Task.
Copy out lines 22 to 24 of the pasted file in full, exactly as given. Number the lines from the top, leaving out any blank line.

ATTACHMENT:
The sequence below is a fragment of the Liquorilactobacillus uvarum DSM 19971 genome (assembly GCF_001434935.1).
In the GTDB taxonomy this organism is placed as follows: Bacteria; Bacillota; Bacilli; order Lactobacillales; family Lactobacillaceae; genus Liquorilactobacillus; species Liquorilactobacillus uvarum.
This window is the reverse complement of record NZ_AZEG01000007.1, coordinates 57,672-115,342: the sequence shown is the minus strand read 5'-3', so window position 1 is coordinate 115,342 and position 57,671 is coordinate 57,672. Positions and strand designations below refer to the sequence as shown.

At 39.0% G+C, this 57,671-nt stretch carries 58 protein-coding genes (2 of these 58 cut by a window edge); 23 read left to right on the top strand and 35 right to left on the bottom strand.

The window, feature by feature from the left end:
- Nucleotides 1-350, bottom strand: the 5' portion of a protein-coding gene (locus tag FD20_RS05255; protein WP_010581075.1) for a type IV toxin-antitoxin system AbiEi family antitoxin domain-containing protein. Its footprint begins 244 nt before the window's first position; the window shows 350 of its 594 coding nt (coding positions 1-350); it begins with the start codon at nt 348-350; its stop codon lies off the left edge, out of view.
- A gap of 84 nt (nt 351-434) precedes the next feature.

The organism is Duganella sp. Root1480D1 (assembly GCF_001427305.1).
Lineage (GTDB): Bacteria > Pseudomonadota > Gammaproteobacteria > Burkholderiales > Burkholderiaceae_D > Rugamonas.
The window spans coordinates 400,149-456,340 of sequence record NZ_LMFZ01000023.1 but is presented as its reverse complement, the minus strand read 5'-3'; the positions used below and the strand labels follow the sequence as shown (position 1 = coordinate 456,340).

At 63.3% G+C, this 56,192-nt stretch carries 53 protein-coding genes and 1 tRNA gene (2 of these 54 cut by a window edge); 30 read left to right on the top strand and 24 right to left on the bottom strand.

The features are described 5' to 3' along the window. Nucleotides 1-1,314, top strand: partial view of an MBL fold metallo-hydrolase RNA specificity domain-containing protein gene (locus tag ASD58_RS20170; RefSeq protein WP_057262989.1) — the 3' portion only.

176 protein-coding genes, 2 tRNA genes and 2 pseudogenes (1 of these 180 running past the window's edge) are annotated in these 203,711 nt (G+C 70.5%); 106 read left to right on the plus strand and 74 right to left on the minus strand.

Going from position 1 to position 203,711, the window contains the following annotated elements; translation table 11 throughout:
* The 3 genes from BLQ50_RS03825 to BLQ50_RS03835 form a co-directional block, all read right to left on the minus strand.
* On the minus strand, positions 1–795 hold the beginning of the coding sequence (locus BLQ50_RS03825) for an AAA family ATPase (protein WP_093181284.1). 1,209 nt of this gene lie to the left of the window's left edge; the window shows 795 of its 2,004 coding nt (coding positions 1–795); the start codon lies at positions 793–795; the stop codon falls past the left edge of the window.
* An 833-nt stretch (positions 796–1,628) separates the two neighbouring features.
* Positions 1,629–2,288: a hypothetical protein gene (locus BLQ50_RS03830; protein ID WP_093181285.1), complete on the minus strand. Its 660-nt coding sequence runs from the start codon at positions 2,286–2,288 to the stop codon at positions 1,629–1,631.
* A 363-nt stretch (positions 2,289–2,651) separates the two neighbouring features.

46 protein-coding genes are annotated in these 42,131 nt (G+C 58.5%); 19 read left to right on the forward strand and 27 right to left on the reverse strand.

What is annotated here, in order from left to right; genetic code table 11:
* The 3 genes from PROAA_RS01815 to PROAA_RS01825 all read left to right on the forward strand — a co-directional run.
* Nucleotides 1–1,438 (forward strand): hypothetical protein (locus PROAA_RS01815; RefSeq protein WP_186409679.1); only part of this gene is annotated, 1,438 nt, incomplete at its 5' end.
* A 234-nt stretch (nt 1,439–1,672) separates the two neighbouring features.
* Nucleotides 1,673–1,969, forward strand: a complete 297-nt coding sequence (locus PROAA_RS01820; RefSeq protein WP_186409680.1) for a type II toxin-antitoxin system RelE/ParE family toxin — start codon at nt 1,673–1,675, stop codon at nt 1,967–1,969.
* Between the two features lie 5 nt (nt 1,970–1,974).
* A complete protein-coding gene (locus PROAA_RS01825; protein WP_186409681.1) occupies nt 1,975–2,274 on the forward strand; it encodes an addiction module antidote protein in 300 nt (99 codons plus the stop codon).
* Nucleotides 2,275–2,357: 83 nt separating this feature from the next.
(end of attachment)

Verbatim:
* The 3 genes from PROAA_RS01815 to PROAA_RS01825 all read left to right on the forward strand — a co-directional run.
* Nucleotides 1–1,438 (forward strand): hypothetical protein (locus PROAA_RS01815; RefSeq protein WP_186409679.1); only part of this gene is annotated, 1,438 nt, incomplete at its 5' end.
* A 234-nt stretch (nt 1,439–1,672) separates the two neighbouring features.